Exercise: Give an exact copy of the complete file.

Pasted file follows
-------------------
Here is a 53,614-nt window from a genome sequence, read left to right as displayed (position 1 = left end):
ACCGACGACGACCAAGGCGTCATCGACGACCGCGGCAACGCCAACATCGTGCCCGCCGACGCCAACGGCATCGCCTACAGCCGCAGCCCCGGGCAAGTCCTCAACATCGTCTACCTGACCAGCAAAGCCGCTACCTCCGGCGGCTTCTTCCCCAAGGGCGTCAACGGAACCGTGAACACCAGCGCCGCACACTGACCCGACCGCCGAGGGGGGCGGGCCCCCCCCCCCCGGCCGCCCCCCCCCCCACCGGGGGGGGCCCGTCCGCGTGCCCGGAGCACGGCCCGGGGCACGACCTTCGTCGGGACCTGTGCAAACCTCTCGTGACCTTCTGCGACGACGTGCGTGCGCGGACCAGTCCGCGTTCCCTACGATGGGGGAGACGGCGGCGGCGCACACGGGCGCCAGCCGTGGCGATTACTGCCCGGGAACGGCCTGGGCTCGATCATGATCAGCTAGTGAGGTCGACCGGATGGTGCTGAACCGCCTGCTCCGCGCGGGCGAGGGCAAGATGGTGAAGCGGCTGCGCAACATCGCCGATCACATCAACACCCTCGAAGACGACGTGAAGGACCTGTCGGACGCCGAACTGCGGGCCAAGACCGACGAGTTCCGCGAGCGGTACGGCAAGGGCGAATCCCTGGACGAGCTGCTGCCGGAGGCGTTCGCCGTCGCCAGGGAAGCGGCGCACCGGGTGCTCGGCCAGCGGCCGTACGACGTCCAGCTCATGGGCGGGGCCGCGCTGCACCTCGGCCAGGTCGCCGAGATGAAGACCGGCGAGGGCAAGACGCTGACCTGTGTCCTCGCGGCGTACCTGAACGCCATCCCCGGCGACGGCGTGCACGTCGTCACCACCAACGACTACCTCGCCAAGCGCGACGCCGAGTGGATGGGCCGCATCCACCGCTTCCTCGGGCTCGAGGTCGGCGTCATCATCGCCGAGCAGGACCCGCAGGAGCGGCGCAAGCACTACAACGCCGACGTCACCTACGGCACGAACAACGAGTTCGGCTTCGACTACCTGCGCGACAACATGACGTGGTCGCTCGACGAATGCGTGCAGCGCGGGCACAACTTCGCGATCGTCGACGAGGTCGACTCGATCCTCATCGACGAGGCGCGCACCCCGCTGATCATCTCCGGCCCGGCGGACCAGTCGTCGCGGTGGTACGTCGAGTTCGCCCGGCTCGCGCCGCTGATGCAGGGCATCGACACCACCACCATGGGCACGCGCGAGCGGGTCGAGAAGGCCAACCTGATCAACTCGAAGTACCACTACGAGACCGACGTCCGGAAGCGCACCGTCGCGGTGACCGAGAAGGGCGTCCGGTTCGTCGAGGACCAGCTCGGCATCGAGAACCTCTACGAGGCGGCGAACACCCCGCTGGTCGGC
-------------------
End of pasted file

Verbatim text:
Here is a 53,614-nt window from a genome sequence, read left to right as displayed (position 1 = left end):
ACCGACGACGACCAAGGCGTCATCGACGACCGCGGCAACGCCAACATCGTGCCCGCCGACGCCAACGGCATCGCCTACAGCCGCAGCCCCGGGCAAGTCCTCAACATCGTCTACCTGACCAGCAAAGCCGCTACCTCCGGCGGCTTCTTCCCCAAGGGCGTCAACGGAACCGTGAACACCAGCGCCGCACACTGACCCGACCGCCGAGGGGGGCGGGCCCCCCCCCCCCGGCCGCCCCCCCCCCCACCGGGGGGGGCCCGTCCGCGTGCCCGGAGCACGGCCCGGGGCACGACCTTCGTCGGGACCTGTGCAAACCTCTCGTGACCTTCTGCGACGACGTGCGTGCGCGGACCAGTCCGCGTTCCCTACGATGGGGGAGACGGCGGCGGCGCACACGGGCGCCAGCCGTGGCGATTACTGCCCGGGAACGGCCTGGGCTCGATCATGATCAGCTAGTGAGGTCGACCGGATGGTGCTGAACCGCCTGCTCCGCGCGGGCGAGGGCAAGATGGTGAAGCGGCTGCGCAACATCGCCGATCACATCAACACCCTCGAAGACGACGTGAAGGACCTGTCGGACGCCGAACTGCGGGCCAAGACCGACGAGTTCCGCGAGCGGTACGGCAAGGGCGAATCCCTGGACGAGCTGCTGCCGGAGGCGTTCGCCGTCGCCAGGGAAGCGGCGCACCGGGTGCTCGGCCAGCGGCCGTACGACGTCCAGCTCATGGGCGGGGCCGCGCTGCACCTCGGCCAGGTCGCCGAGATGAAGACCGGCGAGGGCAAGACGCTGACCTGTGTCCTCGCGGCGTACCTGAACGCCATCCCCGGCGACGGCGTGCACGTCGTCACCACCAACGACTACCTCGCCAAGCGCGACGCCGAGTGGATGGGCCGCATCCACCGCTTCCTCGGGCTCGAGGTCGGCGTCATCATCGCCGAGCAGGACCCGCAGGAGCGGCGCAAGCACTACAACGCCGACGTCACCTACGGCACGAACAACGAGTTCGGCTTCGACTACCTGCGCGACAACATGACGTGGTCGCTCGACGAATGCGTGCAGCGCGGGCACAACTTCGCGATCGTCGACGAGGTCGACTCGATCCTCATCGACGAGGCGCGCACCCCGCTGATCATCTCCGGCCCGGCGGACCAGTCGTCGCGGTGGTACGTCGAGTTCGCCCGGCTCGCGCCGCTGATGCAGGGCATCGACACCACCACCATGGGCACGCGCGAGCGGGTCGAGAAGGCCAACCTGATCAACTCGAAGTACCACTACGAGACCGACGTCCGGAAGCGCACCGTCGCGGTGACCGAGAAGGGCGTCCGGTTCGTCGAGGACCAGCTCGGCATCGAGAACCTCTACGAGGCGGCGAACACCCCGCTGGTCGGC